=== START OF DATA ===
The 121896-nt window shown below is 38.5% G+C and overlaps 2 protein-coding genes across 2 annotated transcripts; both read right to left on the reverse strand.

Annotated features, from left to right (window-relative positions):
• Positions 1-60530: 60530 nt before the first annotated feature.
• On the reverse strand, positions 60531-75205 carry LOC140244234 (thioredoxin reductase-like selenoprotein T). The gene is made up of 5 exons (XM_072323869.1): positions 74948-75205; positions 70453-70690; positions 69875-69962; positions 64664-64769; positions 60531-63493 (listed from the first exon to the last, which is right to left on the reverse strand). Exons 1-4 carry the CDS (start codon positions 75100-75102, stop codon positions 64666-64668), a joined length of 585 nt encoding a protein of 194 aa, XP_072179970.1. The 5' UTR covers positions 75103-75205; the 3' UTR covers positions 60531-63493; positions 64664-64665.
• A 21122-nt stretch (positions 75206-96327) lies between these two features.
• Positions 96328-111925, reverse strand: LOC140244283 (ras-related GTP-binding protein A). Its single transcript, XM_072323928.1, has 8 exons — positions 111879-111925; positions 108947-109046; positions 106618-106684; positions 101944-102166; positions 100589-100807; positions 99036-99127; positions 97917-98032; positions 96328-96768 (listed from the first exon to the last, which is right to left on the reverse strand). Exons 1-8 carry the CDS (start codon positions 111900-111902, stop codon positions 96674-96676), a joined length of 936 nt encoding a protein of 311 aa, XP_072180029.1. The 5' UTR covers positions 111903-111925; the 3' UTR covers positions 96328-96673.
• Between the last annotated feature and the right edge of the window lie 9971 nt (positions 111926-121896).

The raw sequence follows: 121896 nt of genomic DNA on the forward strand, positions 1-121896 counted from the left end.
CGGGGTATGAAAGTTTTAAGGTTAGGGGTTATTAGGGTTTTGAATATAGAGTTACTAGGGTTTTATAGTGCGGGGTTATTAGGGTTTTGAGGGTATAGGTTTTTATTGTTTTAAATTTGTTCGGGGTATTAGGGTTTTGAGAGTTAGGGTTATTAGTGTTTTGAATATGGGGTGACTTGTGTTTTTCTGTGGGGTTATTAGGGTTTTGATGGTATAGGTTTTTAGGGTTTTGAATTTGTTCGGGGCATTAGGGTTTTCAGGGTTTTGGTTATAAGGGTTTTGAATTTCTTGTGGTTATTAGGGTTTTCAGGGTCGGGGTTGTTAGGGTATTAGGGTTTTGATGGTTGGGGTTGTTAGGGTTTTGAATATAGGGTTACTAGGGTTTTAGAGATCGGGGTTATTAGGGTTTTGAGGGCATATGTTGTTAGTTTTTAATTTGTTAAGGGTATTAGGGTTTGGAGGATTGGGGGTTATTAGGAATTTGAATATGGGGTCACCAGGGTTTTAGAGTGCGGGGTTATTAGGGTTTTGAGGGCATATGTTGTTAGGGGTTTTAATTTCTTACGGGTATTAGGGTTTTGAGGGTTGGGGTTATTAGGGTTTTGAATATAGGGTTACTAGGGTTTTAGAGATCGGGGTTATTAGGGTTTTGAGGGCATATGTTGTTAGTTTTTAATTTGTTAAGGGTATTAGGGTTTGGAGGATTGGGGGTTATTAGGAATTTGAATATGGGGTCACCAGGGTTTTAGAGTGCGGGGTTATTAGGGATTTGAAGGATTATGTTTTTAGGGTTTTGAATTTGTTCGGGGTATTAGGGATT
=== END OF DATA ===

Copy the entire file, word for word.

The 121896-nt window shown below is 38.5% G+C and overlaps 2 protein-coding genes across 2 annotated transcripts; both read right to left on the reverse strand.

Annotated features, from left to right (window-relative positions):
• Positions 1-60530: 60530 nt before the first annotated feature.
• On the reverse strand, positions 60531-75205 carry LOC140244234 (thioredoxin reductase-like selenoprotein T). The gene is made up of 5 exons (XM_072323869.1): positions 74948-75205; positions 70453-70690; positions 69875-69962; positions 64664-64769; positions 60531-63493 (listed from the first exon to the last, which is right to left on the reverse strand). Exons 1-4 carry the CDS (start codon positions 75100-75102, stop codon positions 64666-64668), a joined length of 585 nt encoding a protein of 194 aa, XP_072179970.1. The 5' UTR covers positions 75103-75205; the 3' UTR covers positions 60531-63493; positions 64664-64665.
• A 21122-nt stretch (positions 75206-96327) lies between these two features.
• Positions 96328-111925, reverse strand: LOC140244283 (ras-related GTP-binding protein A). Its single transcript, XM_072323928.1, has 8 exons — positions 111879-111925; positions 108947-109046; positions 106618-106684; positions 101944-102166; positions 100589-100807; positions 99036-99127; positions 97917-98032; positions 96328-96768 (listed from the first exon to the last, which is right to left on the reverse strand). Exons 1-8 carry the CDS (start codon positions 111900-111902, stop codon positions 96674-96676), a joined length of 936 nt encoding a protein of 311 aa, XP_072180029.1. The 5' UTR covers positions 111903-111925; the 3' UTR covers positions 96328-96673.
• Between the last annotated feature and the right edge of the window lie 9971 nt (positions 111926-121896).

The raw sequence follows: 121896 nt of genomic DNA on the forward strand, positions 1-121896 counted from the left end.
CGGGGTATGAAAGTTTTAAGGTTAGGGGTTATTAGGGTTTTGAATATAGAGTTACTAGGGTTTTATAGTGCGGGGTTATTAGGGTTTTGAGGGTATAGGTTTTTATTGTTTTAAATTTGTTCGGGGTATTAGGGTTTTGAGAGTTAGGGTTATTAGTGTTTTGAATATGGGGTGACTTGTGTTTTTCTGTGGGGTTATTAGGGTTTTGATGGTATAGGTTTTTAGGGTTTTGAATTTGTTCGGGGCATTAGGGTTTTCAGGGTTTTGGTTATAAGGGTTTTGAATTTCTTGTGGTTATTAGGGTTTTCAGGGTCGGGGTTGTTAGGGTATTAGGGTTTTGATGGTTGGGGTTGTTAGGGTTTTGAATATAGGGTTACTAGGGTTTTAGAGATCGGGGTTATTAGGGTTTTGAGGGCATATGTTGTTAGTTTTTAATTTGTTAAGGGTATTAGGGTTTGGAGGATTGGGGGTTATTAGGAATTTGAATATGGGGTCACCAGGGTTTTAGAGTGCGGGGTTATTAGGGTTTTGAGGGCATATGTTGTTAGGGGTTTTAATTTCTTACGGGTATTAGGGTTTTGAGGGTTGGGGTTATTAGGGTTTTGAATATAGGGTTACTAGGGTTTTAGAGATCGGGGTTATTAGGGTTTTGAGGGCATATGTTGTTAGTTTTTAATTTGTTAAGGGTATTAGGGTTTGGAGGATTGGGGGTTATTAGGAATTTGAATATGGGGTCACCAGGGTTTTAGAGTGCGGGGTTATTAGGGATTTGAAGGATTATGTTTTTAGGGTTTTGAATTTGTTCGGGGTATTAGGGATT